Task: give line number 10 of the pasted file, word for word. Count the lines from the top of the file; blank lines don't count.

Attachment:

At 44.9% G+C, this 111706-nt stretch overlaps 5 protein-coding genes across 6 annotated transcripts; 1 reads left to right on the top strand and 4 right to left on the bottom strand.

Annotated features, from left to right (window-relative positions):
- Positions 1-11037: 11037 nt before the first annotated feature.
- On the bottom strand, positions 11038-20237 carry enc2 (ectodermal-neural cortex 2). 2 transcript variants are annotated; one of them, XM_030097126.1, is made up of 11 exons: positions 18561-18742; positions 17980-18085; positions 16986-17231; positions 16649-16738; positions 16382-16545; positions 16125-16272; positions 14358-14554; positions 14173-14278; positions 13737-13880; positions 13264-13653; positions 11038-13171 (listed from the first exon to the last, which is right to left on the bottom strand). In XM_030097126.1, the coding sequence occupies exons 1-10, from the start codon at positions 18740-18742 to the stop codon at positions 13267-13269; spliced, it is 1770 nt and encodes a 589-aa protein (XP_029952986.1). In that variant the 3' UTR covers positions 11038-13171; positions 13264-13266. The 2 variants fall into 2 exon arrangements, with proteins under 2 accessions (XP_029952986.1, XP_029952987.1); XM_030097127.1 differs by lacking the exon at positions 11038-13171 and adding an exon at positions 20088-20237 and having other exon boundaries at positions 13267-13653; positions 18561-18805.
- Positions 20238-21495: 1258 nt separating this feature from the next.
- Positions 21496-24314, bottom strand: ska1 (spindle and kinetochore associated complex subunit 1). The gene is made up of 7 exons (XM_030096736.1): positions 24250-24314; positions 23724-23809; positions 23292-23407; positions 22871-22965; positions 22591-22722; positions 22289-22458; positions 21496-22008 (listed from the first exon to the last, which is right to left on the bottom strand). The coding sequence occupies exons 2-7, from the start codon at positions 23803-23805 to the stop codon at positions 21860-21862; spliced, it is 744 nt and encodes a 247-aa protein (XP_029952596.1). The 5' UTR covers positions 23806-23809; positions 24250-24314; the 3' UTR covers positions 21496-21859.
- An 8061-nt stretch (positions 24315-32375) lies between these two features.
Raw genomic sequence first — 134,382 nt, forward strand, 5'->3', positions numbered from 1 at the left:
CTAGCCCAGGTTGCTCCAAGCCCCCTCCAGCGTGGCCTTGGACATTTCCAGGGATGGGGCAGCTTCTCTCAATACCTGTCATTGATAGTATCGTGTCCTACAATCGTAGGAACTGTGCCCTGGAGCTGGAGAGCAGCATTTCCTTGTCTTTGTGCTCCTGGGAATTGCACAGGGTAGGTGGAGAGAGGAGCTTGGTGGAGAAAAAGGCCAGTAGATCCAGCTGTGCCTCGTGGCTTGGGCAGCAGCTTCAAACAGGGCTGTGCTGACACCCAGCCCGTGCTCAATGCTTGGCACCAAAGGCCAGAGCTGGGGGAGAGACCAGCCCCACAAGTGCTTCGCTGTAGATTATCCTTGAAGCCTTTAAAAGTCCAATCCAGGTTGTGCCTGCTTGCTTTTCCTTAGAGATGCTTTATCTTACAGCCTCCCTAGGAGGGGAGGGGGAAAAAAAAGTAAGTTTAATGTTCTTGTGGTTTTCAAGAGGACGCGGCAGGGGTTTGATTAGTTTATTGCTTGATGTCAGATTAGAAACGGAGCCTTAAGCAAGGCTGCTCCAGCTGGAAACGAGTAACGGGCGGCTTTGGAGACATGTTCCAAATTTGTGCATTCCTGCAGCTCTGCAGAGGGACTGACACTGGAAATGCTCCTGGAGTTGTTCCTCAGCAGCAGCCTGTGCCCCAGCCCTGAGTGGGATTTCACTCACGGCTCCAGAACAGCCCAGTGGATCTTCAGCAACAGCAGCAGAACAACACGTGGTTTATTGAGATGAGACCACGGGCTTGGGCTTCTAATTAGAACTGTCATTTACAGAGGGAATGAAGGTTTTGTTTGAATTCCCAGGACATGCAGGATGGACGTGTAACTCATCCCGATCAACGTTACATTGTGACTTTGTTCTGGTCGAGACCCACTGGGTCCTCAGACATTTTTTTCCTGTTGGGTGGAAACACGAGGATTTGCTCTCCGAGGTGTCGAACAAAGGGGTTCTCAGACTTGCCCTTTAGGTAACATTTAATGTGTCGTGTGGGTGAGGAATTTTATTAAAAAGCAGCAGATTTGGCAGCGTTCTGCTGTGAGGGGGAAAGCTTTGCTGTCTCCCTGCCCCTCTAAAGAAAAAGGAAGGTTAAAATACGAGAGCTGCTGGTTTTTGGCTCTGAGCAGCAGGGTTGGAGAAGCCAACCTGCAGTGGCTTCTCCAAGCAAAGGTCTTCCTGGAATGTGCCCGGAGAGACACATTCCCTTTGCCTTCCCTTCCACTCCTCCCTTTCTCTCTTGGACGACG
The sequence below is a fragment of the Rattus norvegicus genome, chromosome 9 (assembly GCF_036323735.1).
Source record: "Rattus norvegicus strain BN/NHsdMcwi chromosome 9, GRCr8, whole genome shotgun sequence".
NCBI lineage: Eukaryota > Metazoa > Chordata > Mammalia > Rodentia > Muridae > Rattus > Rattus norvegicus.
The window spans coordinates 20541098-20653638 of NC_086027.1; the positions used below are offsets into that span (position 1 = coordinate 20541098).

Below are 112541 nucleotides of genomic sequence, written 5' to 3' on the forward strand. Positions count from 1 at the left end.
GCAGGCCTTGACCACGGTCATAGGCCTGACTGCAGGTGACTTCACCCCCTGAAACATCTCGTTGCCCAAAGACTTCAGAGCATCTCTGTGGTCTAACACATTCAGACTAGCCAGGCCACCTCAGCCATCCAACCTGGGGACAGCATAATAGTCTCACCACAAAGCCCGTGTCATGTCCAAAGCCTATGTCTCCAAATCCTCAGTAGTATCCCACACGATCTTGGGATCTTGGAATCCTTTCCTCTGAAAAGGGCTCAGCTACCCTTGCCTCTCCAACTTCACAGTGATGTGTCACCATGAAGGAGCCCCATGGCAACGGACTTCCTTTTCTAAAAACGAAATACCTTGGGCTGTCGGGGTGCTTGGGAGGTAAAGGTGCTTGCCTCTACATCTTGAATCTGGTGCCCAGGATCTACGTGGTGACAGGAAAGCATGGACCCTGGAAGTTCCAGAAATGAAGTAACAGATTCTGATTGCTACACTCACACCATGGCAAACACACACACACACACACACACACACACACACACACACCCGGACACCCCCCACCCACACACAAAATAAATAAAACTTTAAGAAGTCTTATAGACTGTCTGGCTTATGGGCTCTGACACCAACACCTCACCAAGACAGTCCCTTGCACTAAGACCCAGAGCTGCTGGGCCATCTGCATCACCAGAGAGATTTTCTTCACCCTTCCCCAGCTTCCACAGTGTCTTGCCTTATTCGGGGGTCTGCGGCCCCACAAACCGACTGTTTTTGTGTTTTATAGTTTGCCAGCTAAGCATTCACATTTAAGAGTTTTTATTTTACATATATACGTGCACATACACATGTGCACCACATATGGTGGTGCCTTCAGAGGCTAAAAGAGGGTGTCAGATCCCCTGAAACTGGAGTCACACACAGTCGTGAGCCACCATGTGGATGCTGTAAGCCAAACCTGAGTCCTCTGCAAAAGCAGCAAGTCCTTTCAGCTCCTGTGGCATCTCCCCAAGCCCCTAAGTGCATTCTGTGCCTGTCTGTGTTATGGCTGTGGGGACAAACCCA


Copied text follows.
The sequence below is a fragment of the Rattus norvegicus genome, chromosome 9 (assembly GCF_036323735.1).